Debating sport hunting over morning coffee
COFFEE WITH THE ARMCHAIR MAYOR — I’ve been on the lookout for a hunter I could have a good conversation with and I found one in George McKnight.
George has been a hunter for a long time and he teaches hunting and firearms courses.
I have a view of hunting that began taking form late in my teenage years. As I explained to George during our conversation for today’s CBC Daybreak Kamloops, I tried being a hunter but I was never any good at it. Couldn’t track anything and I wasn’t much of a shot.
Mainly, though, killing animals for fun came to feel rather senseless for me. It didn’t feel like sport at all. I haven’t been disappointed to see hunting on the wane.
But, says George, it’s making a comeback, big time. In the ‘70s, he said, the bush was full of animals and full of hunters but when gun control came along in the ‘80s and ‘90s “it caused a lot of people to just hang it up.”
Now, it’s booming again. “It’s back and everybody is totally surprised.” Hunting involves a lot of product — rifles, ammunition, gear, special clothing, boots and vehicles. It’s big business and brings in a lot of taxes.
The net economic benefit to B.C. of outdoor recreation including hunting and fishing is $1.4 billlion a year, George said.
Which means hunting enjoys a pretty strong lobby with government, I answered.
“Hunting isn’t for everybody,” he acknowledged in answer to my aversion to killing animals. “It would be wrong to expect everybody’s going to be a hunter.”
The important thing, he said, is to enjoy our outdoors. Kids, especially, need to get out more. He said the CORE — Conservation, Outdoor Recreation and Education — program was designed to educate all users of the outdoors, though it has evolved into primarily a guide for new hunters.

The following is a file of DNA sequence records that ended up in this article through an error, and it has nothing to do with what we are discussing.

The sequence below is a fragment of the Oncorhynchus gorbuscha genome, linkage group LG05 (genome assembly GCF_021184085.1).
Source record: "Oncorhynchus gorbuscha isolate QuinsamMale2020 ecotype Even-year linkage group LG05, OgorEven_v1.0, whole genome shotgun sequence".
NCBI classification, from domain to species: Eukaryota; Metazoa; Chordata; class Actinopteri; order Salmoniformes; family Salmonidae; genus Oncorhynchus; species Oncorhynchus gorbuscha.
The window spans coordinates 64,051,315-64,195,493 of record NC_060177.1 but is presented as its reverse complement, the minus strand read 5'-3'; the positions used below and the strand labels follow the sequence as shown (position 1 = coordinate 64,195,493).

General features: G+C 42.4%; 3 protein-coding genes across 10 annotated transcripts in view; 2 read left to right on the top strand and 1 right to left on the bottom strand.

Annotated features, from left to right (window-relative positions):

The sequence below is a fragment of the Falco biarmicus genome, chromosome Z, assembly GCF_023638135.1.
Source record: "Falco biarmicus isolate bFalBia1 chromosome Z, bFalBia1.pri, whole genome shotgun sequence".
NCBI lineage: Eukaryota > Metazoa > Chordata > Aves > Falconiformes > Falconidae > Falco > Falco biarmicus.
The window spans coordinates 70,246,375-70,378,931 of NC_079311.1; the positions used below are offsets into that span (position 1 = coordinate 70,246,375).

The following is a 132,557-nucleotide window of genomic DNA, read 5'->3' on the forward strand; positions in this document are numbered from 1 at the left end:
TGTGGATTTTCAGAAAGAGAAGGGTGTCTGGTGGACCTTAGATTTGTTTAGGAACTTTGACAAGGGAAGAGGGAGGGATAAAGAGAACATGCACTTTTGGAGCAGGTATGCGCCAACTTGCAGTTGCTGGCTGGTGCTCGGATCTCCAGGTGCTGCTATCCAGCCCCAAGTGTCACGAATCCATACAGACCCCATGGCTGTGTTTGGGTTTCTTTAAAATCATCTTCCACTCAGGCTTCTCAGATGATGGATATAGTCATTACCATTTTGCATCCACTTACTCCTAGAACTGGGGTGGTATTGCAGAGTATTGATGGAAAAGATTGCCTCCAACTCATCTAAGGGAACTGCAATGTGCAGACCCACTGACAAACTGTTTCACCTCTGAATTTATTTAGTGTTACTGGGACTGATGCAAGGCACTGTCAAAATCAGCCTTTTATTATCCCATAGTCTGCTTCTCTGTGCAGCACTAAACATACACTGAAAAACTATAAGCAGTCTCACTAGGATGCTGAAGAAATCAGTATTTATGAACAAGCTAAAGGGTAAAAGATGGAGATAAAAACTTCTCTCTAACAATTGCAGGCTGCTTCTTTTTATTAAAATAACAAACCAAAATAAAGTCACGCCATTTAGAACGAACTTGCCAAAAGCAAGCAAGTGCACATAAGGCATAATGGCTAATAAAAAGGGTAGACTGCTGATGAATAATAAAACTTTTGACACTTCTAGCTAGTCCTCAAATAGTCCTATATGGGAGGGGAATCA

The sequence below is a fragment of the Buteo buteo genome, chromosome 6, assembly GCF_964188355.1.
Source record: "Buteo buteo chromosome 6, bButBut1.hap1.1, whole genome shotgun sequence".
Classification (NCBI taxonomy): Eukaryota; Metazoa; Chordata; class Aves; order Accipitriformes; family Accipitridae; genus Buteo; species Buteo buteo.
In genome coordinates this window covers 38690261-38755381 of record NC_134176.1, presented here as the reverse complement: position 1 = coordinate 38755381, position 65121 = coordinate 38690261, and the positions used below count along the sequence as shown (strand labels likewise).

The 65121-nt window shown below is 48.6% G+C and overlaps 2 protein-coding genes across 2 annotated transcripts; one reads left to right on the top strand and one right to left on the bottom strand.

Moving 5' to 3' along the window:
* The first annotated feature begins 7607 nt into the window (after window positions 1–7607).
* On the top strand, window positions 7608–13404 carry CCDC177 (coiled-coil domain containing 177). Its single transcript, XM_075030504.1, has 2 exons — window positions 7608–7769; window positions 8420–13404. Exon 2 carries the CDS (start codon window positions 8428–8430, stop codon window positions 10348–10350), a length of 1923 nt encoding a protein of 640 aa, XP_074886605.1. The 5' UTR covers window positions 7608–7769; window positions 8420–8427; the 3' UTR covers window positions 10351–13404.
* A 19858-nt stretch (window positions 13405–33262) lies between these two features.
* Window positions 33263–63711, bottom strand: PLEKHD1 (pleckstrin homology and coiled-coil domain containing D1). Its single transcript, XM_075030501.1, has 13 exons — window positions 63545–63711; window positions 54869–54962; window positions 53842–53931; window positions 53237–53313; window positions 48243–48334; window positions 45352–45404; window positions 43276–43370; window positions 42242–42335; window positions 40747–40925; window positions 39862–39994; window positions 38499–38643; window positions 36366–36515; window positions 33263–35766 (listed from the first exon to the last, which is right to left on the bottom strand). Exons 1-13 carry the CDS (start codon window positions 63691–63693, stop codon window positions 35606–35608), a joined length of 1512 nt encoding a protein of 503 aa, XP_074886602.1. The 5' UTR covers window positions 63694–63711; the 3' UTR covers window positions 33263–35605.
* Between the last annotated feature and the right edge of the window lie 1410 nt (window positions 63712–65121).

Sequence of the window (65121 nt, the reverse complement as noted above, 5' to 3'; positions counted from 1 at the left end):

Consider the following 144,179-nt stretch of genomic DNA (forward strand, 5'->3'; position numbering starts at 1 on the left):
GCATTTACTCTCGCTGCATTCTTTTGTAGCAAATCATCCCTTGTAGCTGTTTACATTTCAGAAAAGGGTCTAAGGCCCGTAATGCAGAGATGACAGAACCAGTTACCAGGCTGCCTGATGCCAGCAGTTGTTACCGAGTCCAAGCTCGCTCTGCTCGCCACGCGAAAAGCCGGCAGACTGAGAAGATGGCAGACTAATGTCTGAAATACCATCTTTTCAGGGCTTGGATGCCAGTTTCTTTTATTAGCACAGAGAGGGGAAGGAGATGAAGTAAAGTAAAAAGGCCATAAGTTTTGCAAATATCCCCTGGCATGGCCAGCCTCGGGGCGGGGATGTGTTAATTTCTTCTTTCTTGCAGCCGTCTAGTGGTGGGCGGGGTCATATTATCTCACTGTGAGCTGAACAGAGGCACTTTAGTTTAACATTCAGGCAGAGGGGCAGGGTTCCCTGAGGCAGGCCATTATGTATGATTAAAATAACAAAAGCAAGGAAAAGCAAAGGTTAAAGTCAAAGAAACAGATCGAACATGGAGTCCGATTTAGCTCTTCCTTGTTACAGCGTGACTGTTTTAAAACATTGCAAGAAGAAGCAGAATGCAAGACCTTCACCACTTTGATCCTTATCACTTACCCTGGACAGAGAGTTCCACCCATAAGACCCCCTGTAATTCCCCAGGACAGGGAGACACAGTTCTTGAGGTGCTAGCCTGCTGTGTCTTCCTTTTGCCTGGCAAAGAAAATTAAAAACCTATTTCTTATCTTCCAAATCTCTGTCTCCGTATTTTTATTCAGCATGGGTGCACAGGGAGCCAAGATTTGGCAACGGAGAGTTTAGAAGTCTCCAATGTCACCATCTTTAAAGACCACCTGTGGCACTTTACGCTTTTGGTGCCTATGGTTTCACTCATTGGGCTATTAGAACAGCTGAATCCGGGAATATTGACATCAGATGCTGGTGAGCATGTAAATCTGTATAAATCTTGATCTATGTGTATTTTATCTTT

Our conversation moved back to the question of sport. “It’s pretty one-sided,” I suggested. “The animal’s choice is to die or to live.”
All the hunter has to do is drive into the bush and look for something to hunt. If he doesn’t find it, he goes home. No risk. “For the hunter, that’s the extent of the sport.”
Except, said George, many things are in place to make sure “the playing field is level,” namely regulations that control what can be hunted and where and when it can be hunted.
He pointed out that the greatest cause of death for wildlife isn’t hunting, but lack of winter food supply leading to starvation.
But, I said, I’ve never heard of a deer bagging a human. Might have happened, just never heard of it. I figured I had him on that one, but George didn’t skip a beat.
Deer, he said, aren’t the Walt Disney types we’re used to seeing in the movies. They can be dangerous.
Yeah, I said, trying again, but you’d have to get pretty close to one first, which isn’t normally easy to do.
“Deer are totally unpredictable,” said George.
We touched on trophy hunting, too, but I wasn’t expecting to resolve the debate over recreational hunting in a few minutes over a cup of coffee. I’d enjoy talking to George about it again some time, though, because he knows his stuff and discusses what can tend to be a contentious issue in a way that sheds light instead of heat.
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